In Arthur’s Nature – J.T. Frederick

In 1831, philosopher Arthur Schopenhauer pushed his neighbour down the stairs of their Frankfurt residence. Inspired by this true event and his actual writings, the novel reimagines the life of the fractured thinker as it blurs the boundaries between Arthur’s theoretical beliefs and his physical existence.

Caroline Marquet, a talented painter, has endured her own dark past, but her future is about to become even darker at the hands of the man across the hall. For although Arthur lectures on kindness, he views the world through a prism of metaphysical Nature where all human desires are the work of a malevolent will. Unleashed from its theoretical constraints, the will burdens the philosopher with an aggressive pessimism, festering an obsessively vengeful relationship with Caroline which results in a missing student, criminal charges, and shattered lives.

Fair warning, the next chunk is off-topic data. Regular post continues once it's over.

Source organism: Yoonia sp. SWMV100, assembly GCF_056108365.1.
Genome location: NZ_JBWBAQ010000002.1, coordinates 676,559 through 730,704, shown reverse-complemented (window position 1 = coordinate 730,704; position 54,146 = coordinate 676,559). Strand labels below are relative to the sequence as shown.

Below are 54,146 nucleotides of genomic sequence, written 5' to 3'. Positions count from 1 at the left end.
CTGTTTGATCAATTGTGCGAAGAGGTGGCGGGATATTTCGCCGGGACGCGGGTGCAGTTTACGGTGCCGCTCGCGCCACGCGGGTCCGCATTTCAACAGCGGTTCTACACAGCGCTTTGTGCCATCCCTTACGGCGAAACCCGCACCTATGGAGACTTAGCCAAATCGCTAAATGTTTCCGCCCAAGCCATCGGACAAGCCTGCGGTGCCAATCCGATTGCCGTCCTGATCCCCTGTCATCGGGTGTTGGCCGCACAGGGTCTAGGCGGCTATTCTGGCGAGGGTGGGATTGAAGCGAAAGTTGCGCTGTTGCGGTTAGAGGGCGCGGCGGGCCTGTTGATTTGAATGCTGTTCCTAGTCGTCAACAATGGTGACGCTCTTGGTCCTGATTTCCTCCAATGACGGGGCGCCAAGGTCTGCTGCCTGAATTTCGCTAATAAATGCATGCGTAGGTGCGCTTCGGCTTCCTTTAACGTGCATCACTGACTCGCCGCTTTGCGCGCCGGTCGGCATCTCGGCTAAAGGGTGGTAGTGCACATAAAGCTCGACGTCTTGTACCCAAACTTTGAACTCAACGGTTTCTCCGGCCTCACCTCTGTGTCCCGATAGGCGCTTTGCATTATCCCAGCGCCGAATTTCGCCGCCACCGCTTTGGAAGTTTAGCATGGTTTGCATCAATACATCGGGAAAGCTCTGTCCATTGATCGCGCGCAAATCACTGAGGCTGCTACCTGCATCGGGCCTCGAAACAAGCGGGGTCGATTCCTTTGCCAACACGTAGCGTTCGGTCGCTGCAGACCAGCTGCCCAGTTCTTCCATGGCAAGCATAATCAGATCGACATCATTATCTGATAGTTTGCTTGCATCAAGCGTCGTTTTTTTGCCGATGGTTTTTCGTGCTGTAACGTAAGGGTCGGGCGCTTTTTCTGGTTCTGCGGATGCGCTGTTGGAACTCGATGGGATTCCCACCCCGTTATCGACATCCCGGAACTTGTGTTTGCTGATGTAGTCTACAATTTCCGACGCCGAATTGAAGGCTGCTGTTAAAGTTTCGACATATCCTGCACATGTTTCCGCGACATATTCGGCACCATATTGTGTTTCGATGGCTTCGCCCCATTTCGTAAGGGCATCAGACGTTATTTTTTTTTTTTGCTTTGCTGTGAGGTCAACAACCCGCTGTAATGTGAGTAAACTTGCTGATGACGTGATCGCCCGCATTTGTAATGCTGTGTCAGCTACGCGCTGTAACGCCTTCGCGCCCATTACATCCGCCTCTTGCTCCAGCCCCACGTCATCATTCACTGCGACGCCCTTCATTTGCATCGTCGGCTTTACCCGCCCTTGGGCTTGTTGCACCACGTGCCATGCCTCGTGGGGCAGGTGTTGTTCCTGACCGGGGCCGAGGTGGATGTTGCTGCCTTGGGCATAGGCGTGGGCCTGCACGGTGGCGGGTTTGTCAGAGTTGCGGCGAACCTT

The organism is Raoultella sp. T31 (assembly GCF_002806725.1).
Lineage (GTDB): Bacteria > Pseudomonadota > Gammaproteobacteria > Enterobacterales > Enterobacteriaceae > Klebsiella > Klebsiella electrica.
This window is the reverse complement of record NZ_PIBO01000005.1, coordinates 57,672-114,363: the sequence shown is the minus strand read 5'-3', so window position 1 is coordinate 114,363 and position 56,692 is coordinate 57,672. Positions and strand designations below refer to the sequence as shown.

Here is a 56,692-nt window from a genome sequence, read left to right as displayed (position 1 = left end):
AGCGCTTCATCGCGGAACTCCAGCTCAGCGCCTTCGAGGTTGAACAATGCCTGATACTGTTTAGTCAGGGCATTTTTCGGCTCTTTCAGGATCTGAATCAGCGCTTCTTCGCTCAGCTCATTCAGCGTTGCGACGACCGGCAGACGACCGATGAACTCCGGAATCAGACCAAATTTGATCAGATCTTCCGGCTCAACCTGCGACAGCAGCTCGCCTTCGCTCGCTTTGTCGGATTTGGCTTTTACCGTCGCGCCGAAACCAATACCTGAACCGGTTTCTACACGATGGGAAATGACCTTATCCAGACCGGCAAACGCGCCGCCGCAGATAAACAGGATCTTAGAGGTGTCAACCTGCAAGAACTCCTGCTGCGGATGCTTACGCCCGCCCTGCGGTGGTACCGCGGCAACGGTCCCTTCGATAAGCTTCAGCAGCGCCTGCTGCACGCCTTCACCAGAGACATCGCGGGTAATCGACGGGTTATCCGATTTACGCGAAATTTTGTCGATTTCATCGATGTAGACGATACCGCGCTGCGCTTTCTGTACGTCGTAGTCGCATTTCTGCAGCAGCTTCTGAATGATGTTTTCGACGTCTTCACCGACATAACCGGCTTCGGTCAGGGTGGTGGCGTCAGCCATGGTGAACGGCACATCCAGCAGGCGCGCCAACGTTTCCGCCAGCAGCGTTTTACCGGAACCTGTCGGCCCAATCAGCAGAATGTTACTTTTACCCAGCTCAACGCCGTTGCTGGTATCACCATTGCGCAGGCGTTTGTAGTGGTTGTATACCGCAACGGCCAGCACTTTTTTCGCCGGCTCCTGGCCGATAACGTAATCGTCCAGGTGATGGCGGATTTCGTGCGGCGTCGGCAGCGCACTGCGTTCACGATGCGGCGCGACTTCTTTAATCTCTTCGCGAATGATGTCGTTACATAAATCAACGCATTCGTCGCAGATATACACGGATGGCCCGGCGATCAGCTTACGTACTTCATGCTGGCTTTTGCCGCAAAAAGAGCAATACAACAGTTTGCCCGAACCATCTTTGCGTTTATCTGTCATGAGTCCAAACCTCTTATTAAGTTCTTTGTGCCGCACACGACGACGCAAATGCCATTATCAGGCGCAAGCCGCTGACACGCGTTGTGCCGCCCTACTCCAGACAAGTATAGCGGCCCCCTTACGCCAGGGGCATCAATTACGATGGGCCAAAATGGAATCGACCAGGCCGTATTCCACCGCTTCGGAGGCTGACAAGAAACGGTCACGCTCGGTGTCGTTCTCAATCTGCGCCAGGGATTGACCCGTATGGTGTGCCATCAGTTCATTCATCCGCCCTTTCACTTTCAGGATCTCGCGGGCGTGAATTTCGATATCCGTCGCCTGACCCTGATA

Arthur’s thesis on will, natural law, and morality, which develops through the novel, ultimately determines its outcome. Can the philosopher escape the fate he has written for himself, or must he, and indeed humankind, forever suffer In Arthur’s Nature?